Academy of Accounting and Financial Studies Journal (Print ISSN: 1096-3685; Online ISSN: 1528-2635)


Overcoming the Tyranny of the Principle of Non-Interference: A Critique View with Reference to Various Cases

Author(s): Sandeep Ojha, Shubha, Sanyo Moosa

“Of all tyrannies a country can suffer the worst is the tyranny of the majority”- William Inge. The Act came into force on 12 September 2013 and altered and reshaped the spectrum of the contemporary company law regime entirely. It also filled the several cavities that bedevilled the Companies Act, 1956. Akin to most democracies, the corporate world is also subject to the majority rule. However, this shareholder democracy becomes a curse when it gets transformed into majority tyranny. Many a times, the views and interests of the minority shareholders are overlooked owing to the majority-influenced decision making. This paves way for the suppression of the minority and the “squeezing out” of the minority from the decision-making process and, ultimately, from the company. The Companies Act, 2013 can be perceived as a turning point in the majority-minority strife. A detailed evaluation of the provisions of the Act elucidates that the legislative intent behind this enactment is to safeguard the minority interests thoroughly and exhaustively. These provisions have given rise to the “minority rule” that overcomes the historical tyranny of the “majority rule” and the “principle of non-interference”. This research paper cruises through various statutory provisions and judicial pronouncements and finally culminates in the conclusive analysis of how the introduction of minority rule is a promising move in the direction of establishing a corporate governance framework that guarantees equal and fair treatment of all the shareholders.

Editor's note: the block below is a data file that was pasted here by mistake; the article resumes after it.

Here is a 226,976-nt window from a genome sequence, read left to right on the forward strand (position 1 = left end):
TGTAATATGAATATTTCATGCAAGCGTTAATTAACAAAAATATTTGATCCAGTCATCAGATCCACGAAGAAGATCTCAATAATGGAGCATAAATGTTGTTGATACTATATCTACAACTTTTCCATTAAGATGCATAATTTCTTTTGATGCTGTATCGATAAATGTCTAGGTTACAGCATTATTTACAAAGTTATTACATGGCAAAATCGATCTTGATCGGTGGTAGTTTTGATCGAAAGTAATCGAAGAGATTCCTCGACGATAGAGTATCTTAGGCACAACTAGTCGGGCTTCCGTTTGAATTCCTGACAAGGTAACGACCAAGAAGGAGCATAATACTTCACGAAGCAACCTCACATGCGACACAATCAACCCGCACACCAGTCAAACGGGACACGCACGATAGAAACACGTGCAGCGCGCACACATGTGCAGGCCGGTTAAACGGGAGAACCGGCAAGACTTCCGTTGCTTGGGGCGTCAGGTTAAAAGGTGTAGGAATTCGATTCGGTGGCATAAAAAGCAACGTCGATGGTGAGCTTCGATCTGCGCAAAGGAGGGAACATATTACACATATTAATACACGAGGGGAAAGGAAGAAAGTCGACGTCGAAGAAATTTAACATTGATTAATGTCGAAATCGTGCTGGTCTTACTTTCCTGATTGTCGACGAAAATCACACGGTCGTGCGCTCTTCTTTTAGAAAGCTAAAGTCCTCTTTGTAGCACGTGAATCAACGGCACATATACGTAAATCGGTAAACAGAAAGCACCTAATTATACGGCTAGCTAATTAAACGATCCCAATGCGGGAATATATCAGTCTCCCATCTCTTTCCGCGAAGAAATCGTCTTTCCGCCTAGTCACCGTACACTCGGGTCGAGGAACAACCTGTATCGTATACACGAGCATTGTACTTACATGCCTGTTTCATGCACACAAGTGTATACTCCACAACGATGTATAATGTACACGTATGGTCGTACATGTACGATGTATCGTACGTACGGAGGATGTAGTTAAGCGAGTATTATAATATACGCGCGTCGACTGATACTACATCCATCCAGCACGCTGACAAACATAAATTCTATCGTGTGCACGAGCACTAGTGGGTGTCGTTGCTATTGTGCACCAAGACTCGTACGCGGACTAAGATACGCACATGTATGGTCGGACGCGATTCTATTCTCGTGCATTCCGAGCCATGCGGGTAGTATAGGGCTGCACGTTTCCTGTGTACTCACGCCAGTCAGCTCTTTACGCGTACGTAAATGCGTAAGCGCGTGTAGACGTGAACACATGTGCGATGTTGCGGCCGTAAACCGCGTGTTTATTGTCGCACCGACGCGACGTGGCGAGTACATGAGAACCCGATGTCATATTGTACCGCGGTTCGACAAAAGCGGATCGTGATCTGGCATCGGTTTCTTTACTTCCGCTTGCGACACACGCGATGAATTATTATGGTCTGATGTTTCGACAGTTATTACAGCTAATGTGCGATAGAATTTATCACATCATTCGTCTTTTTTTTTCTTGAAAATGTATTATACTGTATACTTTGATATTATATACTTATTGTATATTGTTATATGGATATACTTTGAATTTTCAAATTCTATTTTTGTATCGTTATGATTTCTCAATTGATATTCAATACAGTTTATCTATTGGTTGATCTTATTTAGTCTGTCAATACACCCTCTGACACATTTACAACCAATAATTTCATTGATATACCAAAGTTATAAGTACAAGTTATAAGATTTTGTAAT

Get the App